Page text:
Quite uj1cejiqª1ljjlfºjnrprtreya9iª1lje ntgti

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~!!~~ quite uJ:1ce!!<;J.,iQ,,ª,~~)1:l!JJl~_,f.ºJ:!n!.~r:p?![rtr~~~Eya,,~!9I!~ª1l!~,J~e nt!g()ti- (;lt()L!!l~IP~,~.e.!J~Lº[f.!~JJ.il},g H1~,~~º!Yl!~El?"a,,~t,p!<3.~~ t.h~jg!tial. offer. Why? First, the negotiator hopes to gain information about the bar- gaining range from the offer. Second, the uncertainty inherentIy im- plies that there is a good chance a "moderate" opening offer would be too high or too low. An offer much worse than the counterpart's reservation value may provoke anger, sour the atmosphere, and raise questions of seriousness or good faith. For example, if the building owner's reservation value were much higher than the $320,000 offer, he might be offended by it and feel that the offering group is not really serious. Yet offering too high a price, say $550,000, runs the opposite risk: if the owner would have accepted $450,000, the buyers would have overpaid by $100,000. ThtJ.~,J?'xx~fIªÜÜngJ:~Qn:UI1:a,,~i!!g,ª firstoffer, Gl IwgQtiatorwho is. quit~unc,erJaiJL about. the .c.ounter- ºart'sres~;~~Íi()n value av~id;givingtoo much (;l~;Y-~~~i~ºff~;úigin- s;JiúngiY)Üqe. . . . ,-~ . . .,,--,' " .. ~-But, th~ negotiator who defers whenuncertainab¡:)ut the counter- part's ies~i-vation valuébears anotlier risk: his perc~ptionsof thebar- g-ainlngsetmay be mi:ll1ipulatedbYJheQP~!iIngºff~¿Th~s, in this sItuation, many buyers make very low offersbut try to make them seem soft or flexible. They hope to substantially reduce the counter- part's aspirations without being insulting, without unnecessarily giv- ing up value, or risking committing to an unrealistic point. By contrast, if the negotiator becomes fairly confident that the counterpart's reservation value lies in a small range, than he may clearly be best off making the opening offer. In this case, he does not expect to gain much information about the bargaining set from his counterpart's initial offer. Moreover, he is not likely to run the risks of either an insultingly low offer or an overly generous opening. For example, if the high-tech firm attempting to buy the building were fairly confident, after studying the market and the actual competing potential buyers, that the owner's reservation value was between $425,000 and $475,000, the firm might offer something below this range. For example, the firm might offer $400,000, which it feels has a 90 percent chance of being below the owner's reservation value; or it might go lower still. Given the high-tech firm's assessment, such an offer is likely to be outside the bargaining set, is unlikely to leave much profit for the owner, is close enought to entice him to bargain, and is chosen to guide the final agreement to a point just aboye the owner's reservation value.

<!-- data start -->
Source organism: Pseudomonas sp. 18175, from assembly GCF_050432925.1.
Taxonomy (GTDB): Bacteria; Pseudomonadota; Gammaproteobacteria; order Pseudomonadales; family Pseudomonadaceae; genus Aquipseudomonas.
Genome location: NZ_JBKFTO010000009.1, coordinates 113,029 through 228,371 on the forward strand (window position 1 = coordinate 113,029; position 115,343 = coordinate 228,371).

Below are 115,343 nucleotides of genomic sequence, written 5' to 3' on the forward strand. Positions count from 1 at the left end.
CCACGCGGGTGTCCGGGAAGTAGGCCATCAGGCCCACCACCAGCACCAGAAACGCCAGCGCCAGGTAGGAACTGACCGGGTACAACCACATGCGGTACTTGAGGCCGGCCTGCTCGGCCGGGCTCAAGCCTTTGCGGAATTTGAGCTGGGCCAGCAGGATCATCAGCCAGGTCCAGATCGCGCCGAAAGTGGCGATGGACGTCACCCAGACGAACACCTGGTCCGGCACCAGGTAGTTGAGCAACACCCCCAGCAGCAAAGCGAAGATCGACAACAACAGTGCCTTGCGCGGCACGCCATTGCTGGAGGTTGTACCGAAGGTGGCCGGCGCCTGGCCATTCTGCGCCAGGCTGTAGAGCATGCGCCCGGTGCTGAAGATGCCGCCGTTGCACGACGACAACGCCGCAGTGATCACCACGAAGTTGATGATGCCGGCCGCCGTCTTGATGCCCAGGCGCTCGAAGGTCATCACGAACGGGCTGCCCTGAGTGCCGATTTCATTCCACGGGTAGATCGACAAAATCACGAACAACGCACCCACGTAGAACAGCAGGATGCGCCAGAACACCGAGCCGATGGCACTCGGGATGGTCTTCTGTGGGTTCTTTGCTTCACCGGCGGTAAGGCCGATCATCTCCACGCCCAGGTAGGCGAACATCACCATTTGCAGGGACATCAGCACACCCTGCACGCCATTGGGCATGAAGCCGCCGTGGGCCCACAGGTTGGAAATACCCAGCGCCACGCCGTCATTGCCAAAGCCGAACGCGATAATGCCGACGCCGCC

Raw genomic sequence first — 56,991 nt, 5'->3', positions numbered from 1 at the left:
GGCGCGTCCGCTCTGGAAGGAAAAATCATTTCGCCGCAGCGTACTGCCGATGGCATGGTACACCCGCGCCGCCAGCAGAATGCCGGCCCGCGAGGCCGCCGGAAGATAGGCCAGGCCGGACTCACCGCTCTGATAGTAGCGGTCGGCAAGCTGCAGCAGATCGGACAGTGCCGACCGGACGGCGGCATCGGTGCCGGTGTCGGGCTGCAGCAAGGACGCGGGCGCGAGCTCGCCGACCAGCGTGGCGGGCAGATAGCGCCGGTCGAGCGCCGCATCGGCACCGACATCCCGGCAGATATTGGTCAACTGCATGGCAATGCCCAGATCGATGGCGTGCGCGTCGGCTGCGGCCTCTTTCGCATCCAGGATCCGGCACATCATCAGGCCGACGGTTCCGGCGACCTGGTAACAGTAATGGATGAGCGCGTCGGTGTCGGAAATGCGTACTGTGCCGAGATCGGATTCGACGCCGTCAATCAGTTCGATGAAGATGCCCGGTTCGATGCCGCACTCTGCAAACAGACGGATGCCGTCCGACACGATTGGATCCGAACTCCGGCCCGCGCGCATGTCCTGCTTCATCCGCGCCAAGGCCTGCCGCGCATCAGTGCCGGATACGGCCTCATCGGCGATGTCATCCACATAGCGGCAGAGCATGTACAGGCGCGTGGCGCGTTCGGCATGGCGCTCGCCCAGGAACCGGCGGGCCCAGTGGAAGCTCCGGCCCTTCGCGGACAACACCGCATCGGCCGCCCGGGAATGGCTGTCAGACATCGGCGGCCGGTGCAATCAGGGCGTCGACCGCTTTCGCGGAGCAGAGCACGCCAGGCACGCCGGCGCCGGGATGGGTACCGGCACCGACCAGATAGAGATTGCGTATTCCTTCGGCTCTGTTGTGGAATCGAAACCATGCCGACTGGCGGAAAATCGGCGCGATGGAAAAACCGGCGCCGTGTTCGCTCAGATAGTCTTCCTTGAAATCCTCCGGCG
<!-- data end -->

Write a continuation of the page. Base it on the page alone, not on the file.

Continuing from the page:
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134 Negotiation Analysis Experimental results in distributive bargains suggest that, within limits, the higher the opening offer, the better the outcome. 13 But, what is acceptably high and what is insultingly extreme depends on the assumed norms. When making an offer to another member of the diamond industry in Switzerland, being 2 percent below the asking price might be insulting; when buying a used car in the United States, offers 20 to 40 percent below the asking price can be reasonable.
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